Last month we discussed the dynamics of rumen fermentation and the contribution that rumen microbes, particularly bacteria make to the nutrition of cattle. For those of you who missed that column, I will summarize by stating that achieving a desired level of performance whether we are dealing with a bred cow or a finishing steer depends to a large extent on how your feeding program promotes a healthy and active rumen microbial population.
When feeding cattle for different stages of production (i.e. maintenance, lactation, pregnancy and/or growth), our goal is to target the right quantity and combination of feeds that meet the animal’s nutrient requirements.
One of the first steps in achieving this goal is promoting bacterial growth and fermentation activity by supplying a ration balanced for fermentable energy and protein. There are, however, several examples where feeds may appear to supply appropriate fermentable nutrients but due to a mismatch of either available carbohydrate or protein, fail to support rumen fermentation and as a result, performance suffers. As an example, consider a group of bred cows grazing mature forage in the late fall/early winter. Even though there is often an adequate supply of grass, it is not uncommon for these animals to lose weight. One of the reasons for the poor performance under these conditions is that the grass is low in rumen degradable protein. This leads to poor bacterial growth and as a result, rumen fibre digestibility is reduced, leading to reduced dry matter intake and ultimately weight loss.
- Read more: Feed the rumen first! – Pt. 1
Feeding corn-based diets is a second example where an imbalance of rumen fermentable energy and protein can exist. Corn grain is high in energy but relatively low in protein. Further, corn protein has a higher rumen bypass value than other cereal grains. As a result, most corn-based finishing rations require protein supplementation. However, due to the high bypass value of corn protein, one needs to consider the rumen degradability of the supplement if one wants to ensure that rumen bacterial needs are met. With corn-based diets urea is often used as a supplement as it is a rapidly degradable, inexpensive source of nitrogen (i.e. ammonia) that rumen bacteria can use to synthesize amino acids (and ultimately protein).
These examples illustrate that when the diet is short on degradable protein; supplementation not only enhances bacterial protein synthesis, but also helps to optimize rumen fermentation of energy yielding carbohydrates such as starch and cellulose. This concept of matching rumen available energy and protein forms the basis of modern approaches to feed analysis and ration formulation.
It was not that long ago that when a feed was tested, the report provided basic values for dry matter, crude protein, crude fibre and perhaps energy content. As our understanding of rumen fermentation has progressed, so has the level of detail provided by our commercial feed test laboratories. For example, modern approaches to feed protein analysis provides knowledge as to how much protein is soluble in the rumen fluid and thus readily available to rumen bacteria, how much is slowly degraded, the extent of rumen protein degradability (i.e. rumen degradable versus undegradable protein) as well as how much of the protein is unavailable to both the rumen and the animal. An example of the latter is the protein in heated silage, which often is very indigestible.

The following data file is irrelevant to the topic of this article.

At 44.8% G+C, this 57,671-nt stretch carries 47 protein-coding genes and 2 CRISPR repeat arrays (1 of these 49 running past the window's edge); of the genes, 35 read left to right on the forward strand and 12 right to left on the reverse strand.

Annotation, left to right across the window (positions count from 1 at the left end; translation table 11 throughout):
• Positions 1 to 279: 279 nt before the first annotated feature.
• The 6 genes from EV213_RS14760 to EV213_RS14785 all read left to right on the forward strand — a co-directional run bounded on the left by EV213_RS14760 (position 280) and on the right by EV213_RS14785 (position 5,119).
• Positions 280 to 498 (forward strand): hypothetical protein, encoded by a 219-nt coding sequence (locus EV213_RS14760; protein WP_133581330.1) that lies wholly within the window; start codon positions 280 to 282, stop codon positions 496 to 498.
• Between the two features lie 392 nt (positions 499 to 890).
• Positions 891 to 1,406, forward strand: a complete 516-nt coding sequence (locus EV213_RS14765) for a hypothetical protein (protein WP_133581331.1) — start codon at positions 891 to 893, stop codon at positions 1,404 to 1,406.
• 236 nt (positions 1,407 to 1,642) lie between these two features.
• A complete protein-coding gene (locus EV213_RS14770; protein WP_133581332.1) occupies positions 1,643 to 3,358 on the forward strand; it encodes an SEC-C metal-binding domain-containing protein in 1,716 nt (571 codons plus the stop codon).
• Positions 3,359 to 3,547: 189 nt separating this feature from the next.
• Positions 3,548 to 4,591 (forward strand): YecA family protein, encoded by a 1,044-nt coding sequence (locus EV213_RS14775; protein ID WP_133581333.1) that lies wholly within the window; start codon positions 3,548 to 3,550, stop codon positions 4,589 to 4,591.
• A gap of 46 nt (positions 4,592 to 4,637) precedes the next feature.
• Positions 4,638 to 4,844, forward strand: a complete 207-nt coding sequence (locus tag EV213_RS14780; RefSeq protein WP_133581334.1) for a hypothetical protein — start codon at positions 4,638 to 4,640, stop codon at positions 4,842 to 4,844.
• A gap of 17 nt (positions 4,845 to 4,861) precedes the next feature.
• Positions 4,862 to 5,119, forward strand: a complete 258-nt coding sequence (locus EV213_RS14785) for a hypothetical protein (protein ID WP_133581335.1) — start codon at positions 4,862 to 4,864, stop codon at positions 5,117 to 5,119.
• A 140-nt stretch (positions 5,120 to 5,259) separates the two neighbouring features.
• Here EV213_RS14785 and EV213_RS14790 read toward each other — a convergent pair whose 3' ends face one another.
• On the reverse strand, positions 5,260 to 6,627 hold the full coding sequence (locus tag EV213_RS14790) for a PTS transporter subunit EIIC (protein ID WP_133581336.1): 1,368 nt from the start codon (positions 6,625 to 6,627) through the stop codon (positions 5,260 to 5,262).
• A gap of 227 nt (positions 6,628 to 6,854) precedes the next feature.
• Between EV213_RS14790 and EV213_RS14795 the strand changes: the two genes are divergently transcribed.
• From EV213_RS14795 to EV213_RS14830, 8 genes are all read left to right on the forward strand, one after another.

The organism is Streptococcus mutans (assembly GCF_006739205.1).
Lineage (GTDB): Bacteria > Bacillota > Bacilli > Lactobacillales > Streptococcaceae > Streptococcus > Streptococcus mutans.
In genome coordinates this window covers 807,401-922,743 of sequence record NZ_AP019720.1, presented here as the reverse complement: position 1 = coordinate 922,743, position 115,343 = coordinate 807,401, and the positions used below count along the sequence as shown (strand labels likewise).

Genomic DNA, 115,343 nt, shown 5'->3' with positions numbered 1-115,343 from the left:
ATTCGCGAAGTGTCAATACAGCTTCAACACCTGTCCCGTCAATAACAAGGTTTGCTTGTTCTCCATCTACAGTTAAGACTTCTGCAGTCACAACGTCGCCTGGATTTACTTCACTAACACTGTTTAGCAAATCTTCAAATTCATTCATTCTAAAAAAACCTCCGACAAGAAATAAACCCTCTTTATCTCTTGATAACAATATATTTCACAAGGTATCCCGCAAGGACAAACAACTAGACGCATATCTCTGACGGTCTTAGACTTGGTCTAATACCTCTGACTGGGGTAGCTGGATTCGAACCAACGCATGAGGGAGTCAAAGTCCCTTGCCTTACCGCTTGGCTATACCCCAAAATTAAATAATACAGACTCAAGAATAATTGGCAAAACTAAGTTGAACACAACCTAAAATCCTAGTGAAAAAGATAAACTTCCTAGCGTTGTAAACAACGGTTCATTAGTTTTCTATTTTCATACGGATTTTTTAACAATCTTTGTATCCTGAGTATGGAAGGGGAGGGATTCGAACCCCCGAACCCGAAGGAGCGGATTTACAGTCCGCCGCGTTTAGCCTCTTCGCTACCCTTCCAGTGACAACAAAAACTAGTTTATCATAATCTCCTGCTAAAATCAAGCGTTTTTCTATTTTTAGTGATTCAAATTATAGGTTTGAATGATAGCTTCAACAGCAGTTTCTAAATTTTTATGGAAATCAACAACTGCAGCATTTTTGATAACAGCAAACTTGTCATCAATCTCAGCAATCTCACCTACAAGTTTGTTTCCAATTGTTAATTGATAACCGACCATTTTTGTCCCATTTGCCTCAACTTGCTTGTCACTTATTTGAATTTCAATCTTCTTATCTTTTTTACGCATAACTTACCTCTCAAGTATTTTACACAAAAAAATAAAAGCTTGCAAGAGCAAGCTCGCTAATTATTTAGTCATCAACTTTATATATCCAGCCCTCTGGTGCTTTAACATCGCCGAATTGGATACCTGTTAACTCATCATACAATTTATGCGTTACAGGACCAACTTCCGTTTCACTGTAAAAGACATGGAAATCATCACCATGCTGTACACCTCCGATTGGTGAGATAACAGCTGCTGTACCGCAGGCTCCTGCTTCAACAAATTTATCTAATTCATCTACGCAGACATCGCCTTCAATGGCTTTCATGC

Similar changes have occurred with respect to forage fibre analysis. Instead of the single crude fibre measurement of the past, today we measure both acid and neutral detergent fibre content. Acid detergent fibre is comprised of cellulose and lignin and can be used to predict forage digestible energy content. Neutral detergent fibre (NDF) represents the structural carbohydrate that is found in the plant cell wall and consists of cellulose, hemicellulose and lignin. Nutritionists, particularly those who work with dairy cattle, pay close attention to NDF intake as it can negatively influence total dry matter intake.
While NDF intake is still an important factor to consider, today many laboratories offer tests for determining NDF digestibility (i.e. 30- or 48-hour NDF digestibility). Such testing provides an estimate of digestible as well as the indigestible NDF content of a feed. Researchers from Cornell University (M.L. Thonney and D.E. Hogue, 2013 Cornell Nutrition Conference) suggest that dry matter intake is negatively related to forage indigestible NDF content. These researchers are proposing that by regulating the indigestible NDF content of a diet, you can more accurately regulate dry matter intake, and that by balancing the degradable NDF fraction in the diet with the non-structural carbohydrate supply (i.e. starch) it is possible to more accurately regulate performance.
While many of these concepts seem academic in nature, they are the basic principles that will dictate how we formulate rations and feed cattle in the future. Understanding the rumen and how we can formulate diets to optimize rumen fermentation and microbial protein synthesis will be keys to extracting maximum value from our rations and in keeping the beef industry competitive with other protein sources.
In closing, I would like to wish all readers a “Happy and Healthy New Year!”
John McKinnon is a beef cattle nutritionist at the University of Saskatchewan